Heidi Hoyt - Caregiver Support: The Data Is In


For over twenty five years, my dad was an airline pilot and traveled the world. On his days off he also worked at Disneyland and Disney World singing with the barbershop quartet called the Dapper Dans. He loved both jobs and was the epitome of health. He was a brilliant man who loved life and enjoyed the outdoors and spending time with his friends and family. 


In early 2004, our family noticed my dad having problems with his memory. He was soon diagnosed with Alzheimer’s. And this is when my world came crashing down. He was my dad and I couldn't imagine him dying from this devastating disease. Very quickly it became difficult to communicate with him since his mind was literally wasting away. And I was frustrated and sad to see how stressed and exhausted my mom became as his caregiver.


In 2007, I started working towards a Master’s degree in Communications. Due to my experience with my dad and the challenges of communicating with him and supporting my mom, I quickly decided my thesis topic would focus on The Use of Social Support by Spouses of Alzheimer’s Patients to Improve Communication. Social support is: emotional, informational, belonging and tangible (logistical) support. My mom resisted joining a support group. In fact, it took her a couple of years to join a group. But through my research I collected data confirming my belief that using some sort of social support helped caregivers communicate better with the Alzheimer’s patient. Caregivers who meet with other people going through the same experience learn helpful tips on how to better communicate with the Alzheimer’s patient. Of course, there are many other benefits as well, including the knowledge that one is not alone. This reduces frustration for the person with Alzheimer's and for their family caregiver.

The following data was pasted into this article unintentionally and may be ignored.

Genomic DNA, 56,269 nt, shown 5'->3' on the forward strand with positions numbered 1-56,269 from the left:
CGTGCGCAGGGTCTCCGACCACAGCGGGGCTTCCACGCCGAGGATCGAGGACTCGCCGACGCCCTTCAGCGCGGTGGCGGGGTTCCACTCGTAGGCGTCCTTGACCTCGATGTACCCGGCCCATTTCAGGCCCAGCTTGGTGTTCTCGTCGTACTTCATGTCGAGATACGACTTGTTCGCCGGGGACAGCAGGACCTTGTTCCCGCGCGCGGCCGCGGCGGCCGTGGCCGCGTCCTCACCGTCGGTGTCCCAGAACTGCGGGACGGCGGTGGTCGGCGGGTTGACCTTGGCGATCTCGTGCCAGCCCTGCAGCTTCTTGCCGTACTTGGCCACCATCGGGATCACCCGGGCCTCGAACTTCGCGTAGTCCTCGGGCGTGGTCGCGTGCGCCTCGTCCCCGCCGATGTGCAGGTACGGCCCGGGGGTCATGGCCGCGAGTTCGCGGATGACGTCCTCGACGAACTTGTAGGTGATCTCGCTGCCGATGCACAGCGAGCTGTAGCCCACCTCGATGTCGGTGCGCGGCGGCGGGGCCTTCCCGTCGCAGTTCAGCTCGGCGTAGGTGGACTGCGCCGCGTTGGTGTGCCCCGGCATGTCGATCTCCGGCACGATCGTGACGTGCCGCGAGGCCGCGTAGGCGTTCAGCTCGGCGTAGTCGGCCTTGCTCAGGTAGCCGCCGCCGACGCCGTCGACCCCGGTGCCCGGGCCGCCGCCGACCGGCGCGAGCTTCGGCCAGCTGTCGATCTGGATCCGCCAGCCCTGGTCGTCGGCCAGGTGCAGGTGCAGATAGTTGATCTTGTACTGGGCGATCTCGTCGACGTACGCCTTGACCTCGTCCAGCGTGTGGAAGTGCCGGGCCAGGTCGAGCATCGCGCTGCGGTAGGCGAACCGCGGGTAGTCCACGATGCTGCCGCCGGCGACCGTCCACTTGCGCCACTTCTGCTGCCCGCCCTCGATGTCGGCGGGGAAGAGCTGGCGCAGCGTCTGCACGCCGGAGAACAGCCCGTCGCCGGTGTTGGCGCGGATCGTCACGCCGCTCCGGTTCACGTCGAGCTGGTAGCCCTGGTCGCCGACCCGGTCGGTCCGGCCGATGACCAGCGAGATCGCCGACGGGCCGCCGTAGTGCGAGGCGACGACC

Sadly, on June 22, 2009 my dad passed away as my mom and I held his hand and told him that we loved him. I feel very blessed to have been there when he passed because I always feared that he would die alone. 


I have witnessed how this disease has not only affected my father, but also my mother, family and our friends. From my research and personal experience, I strongly believe that some type of social support system enables the spouse to better understand the disease and improve their communication with the Alzheimer's patient without getting as frustrated. I saw how reaching out for support helped my mom. I hope that some of my research will motivate caregivers and family members dealing with this devastating disease to reach out for support through a group online or in their communities.

Tags: Sons and Daughters